Portrays the lives of three female ex-child combatants. They participated in the decade-long Civil Wars in Sierra Leone and Liberia; some were abducted, raped and forcibly recruited. Others volunteered in order to find protection. While trying to reintegrate into society, a lot still are rejected
Woman See Lot of Things is an experimental documentary about three female ex-child combatants who were participants in the Liberian and Sierra Leonean civil wars of the 1990s.
During these decade-long civil wars, numerous girls were abducted, raped and forcibly recruited. Others volunteered in order to find protection. They were used as fighters, sex-slaves and labourers by all parties to the conflicts. In addition to combat duties, many were subject to constant sexual abuse; some taken as ‘wives’ by rebel commanders, impregnated and forced to brutalize others.
The ones who survived the wars lost their childhood and schooling. They have undergone a process of transformation, intensified by their maturing during the wars. While trying to reintegrate into society, a lot were, and some still are, rejected. Due to the lack of gender equality and women rights, condemnations and stigmatization – for having been rebels, having ‘rebel babies’ or having been raped and used by other men – are common. The result of the process these women have undergone has been the creation of a new sector in the population, equipped with skills, needs and views, and confronted with a different set of social mores. A distinctive example would be the strong sense of independence they developed during the war.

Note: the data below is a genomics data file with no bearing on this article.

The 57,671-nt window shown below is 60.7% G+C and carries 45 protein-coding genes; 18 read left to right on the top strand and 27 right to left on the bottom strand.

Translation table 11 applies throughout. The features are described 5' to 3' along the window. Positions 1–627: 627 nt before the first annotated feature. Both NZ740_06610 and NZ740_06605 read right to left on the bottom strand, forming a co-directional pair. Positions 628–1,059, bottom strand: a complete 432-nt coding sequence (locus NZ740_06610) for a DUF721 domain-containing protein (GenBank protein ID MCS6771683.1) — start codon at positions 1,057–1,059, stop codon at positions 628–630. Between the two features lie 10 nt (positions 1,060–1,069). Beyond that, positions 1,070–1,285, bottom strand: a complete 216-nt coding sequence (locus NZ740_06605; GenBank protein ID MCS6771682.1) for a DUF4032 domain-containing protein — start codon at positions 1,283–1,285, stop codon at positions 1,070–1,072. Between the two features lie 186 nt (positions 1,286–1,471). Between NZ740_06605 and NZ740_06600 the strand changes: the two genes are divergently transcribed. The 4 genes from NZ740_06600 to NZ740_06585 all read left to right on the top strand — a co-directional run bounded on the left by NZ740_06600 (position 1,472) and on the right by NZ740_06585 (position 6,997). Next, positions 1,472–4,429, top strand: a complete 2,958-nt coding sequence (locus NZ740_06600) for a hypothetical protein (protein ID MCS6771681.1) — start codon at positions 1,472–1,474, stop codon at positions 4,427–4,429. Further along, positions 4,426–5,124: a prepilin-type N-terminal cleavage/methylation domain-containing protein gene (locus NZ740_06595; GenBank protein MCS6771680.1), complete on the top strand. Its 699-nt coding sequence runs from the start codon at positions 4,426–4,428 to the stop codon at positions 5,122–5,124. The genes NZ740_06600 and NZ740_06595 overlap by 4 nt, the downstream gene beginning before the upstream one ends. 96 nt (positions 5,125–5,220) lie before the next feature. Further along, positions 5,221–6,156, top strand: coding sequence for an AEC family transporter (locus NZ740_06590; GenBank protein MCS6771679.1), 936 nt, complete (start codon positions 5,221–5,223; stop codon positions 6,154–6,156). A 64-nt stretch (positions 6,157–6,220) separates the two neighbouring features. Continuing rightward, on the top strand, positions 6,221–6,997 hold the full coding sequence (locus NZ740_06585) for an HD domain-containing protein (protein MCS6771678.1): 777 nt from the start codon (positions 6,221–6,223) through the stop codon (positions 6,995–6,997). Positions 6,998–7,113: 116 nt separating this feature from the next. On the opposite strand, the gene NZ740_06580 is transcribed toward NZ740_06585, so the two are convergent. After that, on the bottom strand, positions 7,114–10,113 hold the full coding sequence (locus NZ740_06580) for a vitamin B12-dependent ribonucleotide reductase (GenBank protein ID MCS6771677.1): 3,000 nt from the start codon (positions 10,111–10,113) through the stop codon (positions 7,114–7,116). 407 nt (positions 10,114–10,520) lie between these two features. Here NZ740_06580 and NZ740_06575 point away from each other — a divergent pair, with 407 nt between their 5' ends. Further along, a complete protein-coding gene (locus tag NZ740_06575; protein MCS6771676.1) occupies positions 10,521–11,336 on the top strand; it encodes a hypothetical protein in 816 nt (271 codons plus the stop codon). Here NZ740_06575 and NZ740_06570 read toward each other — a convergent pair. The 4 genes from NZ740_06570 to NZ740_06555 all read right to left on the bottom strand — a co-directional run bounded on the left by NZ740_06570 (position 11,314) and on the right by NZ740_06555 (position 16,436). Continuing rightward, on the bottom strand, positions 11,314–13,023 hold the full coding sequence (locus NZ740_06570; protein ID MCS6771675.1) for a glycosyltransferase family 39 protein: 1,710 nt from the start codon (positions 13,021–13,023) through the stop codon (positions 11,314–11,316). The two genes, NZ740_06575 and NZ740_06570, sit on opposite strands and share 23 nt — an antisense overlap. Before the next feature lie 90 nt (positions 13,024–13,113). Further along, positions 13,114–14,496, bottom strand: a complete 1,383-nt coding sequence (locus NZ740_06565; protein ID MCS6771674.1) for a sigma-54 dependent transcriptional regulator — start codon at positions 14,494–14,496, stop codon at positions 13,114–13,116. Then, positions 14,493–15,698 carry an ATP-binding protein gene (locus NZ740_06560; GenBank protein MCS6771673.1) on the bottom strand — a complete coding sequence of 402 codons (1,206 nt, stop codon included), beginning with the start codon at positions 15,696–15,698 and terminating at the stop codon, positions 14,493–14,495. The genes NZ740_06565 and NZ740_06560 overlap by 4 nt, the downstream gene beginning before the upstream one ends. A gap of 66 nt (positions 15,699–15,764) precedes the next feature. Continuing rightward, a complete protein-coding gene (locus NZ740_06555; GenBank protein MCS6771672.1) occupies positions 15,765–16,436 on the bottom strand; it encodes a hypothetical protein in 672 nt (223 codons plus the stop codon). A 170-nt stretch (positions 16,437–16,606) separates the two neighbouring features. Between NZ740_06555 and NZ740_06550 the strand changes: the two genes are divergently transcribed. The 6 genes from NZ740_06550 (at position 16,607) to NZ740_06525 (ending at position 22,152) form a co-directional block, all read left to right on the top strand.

Anita Jackson, Mahade Pako and Chris Conteh come from different social backgrounds. They had different roles in the wars, and found themselves after the wars in contrasting situations, and having different views. With strong and clear expressive skills, they invite us to understand their lives in post-war Sierra Leone, and the psychophysical adjustments they have undertaken in order to come to terms with their experiences.
The principle of maintaining freedom of speech was strictly adhered to, as the aim of the film is to sensitize and convey to the viewer these women’s way of living in the past and present, without interpretations.
This film challenges methods of production and visual aesthetics. It contains unique sound work, hand-drawn animation, and live-action, stressing the extensive ‘story-telling’ skills of the three women.
This documentary is the third and last artwork produced in the frame of the Face_WSLOT (Woman See Lot of Things) project, following an interdisciplinary art installation, a book and a music CD, launched and published in 2004. From it’s incomes, the project finances tertiary education scholarships for women in Sierra Leone (TESI-WSL).
- TV broadcast Arte France, SVE (Sweden), Cataluna TV,
- Tens of filmfestivals
- Prizes won
- Prix camera au poing (camera at the ready) RIDM 07, Montreal, Canada
- Winner TV3 Catalunya
- International award 2007, Barcelona, Spain
- Grand prix, Batumi int. art-house FF 2008, Batumi, Georgia
- Best documentary film, Yerevan int. FF Golden Apricot 2008, Yerevan, Armenia
With the participation of: Anita jackson, Mahade Pako, Chris Conteh
Director: Meira Asher
Camera: Flashkes Hila
Editor: Patrick Janssens
Music composition & sound: Meira Asher
Drawn animation: Jochen Ehmann
Factual texts: Liam Evans
Producer: Meira Asher
Co-production: & Sales: Alexandra Jansse Xela Films 2007
Location: Sierra Leone 2006
Themes: Female ex-child combatants, War trauma, Volunteer fighter, SLA (Sierra Leone Army), AFRC junta (Armed Forces Revolutionary Council), ULIMO (United Liberian Movement for Democracy), RUF junta (Revolutionary United Front).